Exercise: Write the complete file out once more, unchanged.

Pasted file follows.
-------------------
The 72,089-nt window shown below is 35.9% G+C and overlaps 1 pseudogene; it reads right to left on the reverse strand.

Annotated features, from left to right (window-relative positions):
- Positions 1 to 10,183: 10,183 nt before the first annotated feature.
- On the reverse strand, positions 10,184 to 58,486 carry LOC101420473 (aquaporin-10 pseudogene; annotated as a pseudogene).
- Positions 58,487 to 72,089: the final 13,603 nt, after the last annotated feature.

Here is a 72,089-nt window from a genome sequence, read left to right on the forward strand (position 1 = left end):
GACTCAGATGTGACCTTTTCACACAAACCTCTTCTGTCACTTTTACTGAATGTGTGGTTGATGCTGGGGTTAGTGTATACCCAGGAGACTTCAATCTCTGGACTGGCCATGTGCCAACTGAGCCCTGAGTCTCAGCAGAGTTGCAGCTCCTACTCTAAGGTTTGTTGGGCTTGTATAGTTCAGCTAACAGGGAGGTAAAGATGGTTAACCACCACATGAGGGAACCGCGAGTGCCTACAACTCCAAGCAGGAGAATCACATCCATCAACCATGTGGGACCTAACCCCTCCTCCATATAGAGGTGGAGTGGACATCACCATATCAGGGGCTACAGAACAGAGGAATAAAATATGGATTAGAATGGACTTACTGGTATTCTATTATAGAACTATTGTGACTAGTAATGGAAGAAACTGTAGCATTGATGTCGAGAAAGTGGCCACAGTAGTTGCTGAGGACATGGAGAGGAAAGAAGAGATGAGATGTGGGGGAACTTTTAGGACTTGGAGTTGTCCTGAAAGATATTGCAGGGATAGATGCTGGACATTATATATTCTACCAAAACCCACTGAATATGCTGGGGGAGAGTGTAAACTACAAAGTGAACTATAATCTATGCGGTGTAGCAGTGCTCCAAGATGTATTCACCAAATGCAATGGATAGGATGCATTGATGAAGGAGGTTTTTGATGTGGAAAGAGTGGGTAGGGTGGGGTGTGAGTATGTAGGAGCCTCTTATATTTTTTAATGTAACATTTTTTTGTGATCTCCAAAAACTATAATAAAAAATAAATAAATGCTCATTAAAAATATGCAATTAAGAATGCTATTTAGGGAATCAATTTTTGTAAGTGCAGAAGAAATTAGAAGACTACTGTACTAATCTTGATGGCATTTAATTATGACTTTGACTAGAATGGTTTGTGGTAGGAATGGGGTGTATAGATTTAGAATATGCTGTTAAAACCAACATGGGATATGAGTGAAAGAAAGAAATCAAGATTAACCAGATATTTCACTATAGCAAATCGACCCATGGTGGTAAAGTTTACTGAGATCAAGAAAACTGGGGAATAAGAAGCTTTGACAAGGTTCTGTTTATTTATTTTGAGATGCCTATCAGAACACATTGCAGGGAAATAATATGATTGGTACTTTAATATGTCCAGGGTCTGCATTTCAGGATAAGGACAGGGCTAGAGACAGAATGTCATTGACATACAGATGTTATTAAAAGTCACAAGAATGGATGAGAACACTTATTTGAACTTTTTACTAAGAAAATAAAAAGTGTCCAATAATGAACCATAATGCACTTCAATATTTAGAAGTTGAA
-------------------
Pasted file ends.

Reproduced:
The 72,089-nt window shown below is 35.9% G+C and overlaps 1 pseudogene; it reads right to left on the reverse strand.

Annotated features, from left to right (window-relative positions):
- Positions 1 to 10,183: 10,183 nt before the first annotated feature.
- On the reverse strand, positions 10,184 to 58,486 carry LOC101420473 (aquaporin-10 pseudogene; annotated as a pseudogene).
- Positions 58,487 to 72,089: the final 13,603 nt, after the last annotated feature.

Here is a 72,089-nt window from a genome sequence, read left to right on the forward strand (position 1 = left end):
GACTCAGATGTGACCTTTTCACACAAACCTCTTCTGTCACTTTTACTGAATGTGTGGTTGATGCTGGGGTTAGTGTATACCCAGGAGACTTCAATCTCTGGACTGGCCATGTGCCAACTGAGCCCTGAGTCTCAGCAGAGTTGCAGCTCCTACTCTAAGGTTTGTTGGGCTTGTATAGTTCAGCTAACAGGGAGGTAAAGATGGTTAACCACCACATGAGGGAACCGCGAGTGCCTACAACTCCAAGCAGGAGAATCACATCCATCAACCATGTGGGACCTAACCCCTCCTCCATATAGAGGTGGAGTGGACATCACCATATCAGGGGCTACAGAACAGAGGAATAAAATATGGATTAGAATGGACTTACTGGTATTCTATTATAGAACTATTGTGACTAGTAATGGAAGAAACTGTAGCATTGATGTCGAGAAAGTGGCCACAGTAGTTGCTGAGGACATGGAGAGGAAAGAAGAGATGAGATGTGGGGGAACTTTTAGGACTTGGAGTTGTCCTGAAAGATATTGCAGGGATAGATGCTGGACATTATATATTCTACCAAAACCCACTGAATATGCTGGGGGAGAGTGTAAACTACAAAGTGAACTATAATCTATGCGGTGTAGCAGTGCTCCAAGATGTATTCACCAAATGCAATGGATAGGATGCATTGATGAAGGAGGTTTTTGATGTGGAAAGAGTGGGTAGGGTGGGGTGTGAGTATGTAGGAGCCTCTTATATTTTTTAATGTAACATTTTTTTGTGATCTCCAAAAACTATAATAAAAAATAAATAAATGCTCATTAAAAATATGCAATTAAGAATGCTATTTAGGGAATCAATTTTTGTAAGTGCAGAAGAAATTAGAAGACTACTGTACTAATCTTGATGGCATTTAATTATGACTTTGACTAGAATGGTTTGTGGTAGGAATGGGGTGTATAGATTTAGAATATGCTGTTAAAACCAACATGGGATATGAGTGAAAGAAAGAAATCAAGATTAACCAGATATTTCACTATAGCAAATCGACCCATGGTGGTAAAGTTTACTGAGATCAAGAAAACTGGGGAATAAGAAGCTTTGACAAGGTTCTGTTTATTTATTTTGAGATGCCTATCAGAACACATTGCAGGGAAATAATATGATTGGTACTTTAATATGTCCAGGGTCTGCATTTCAGGATAAGGACAGGGCTAGAGACAGAATGTCATTGACATACAGATGTTATTAAAAGTCACAAGAATGGATGAGAACACTTATTTGAACTTTTTACTAAGAAAATAAAAAGTGTCCAATAATGAACCATAATGCACTTCAATATTTAGAAGTTGAA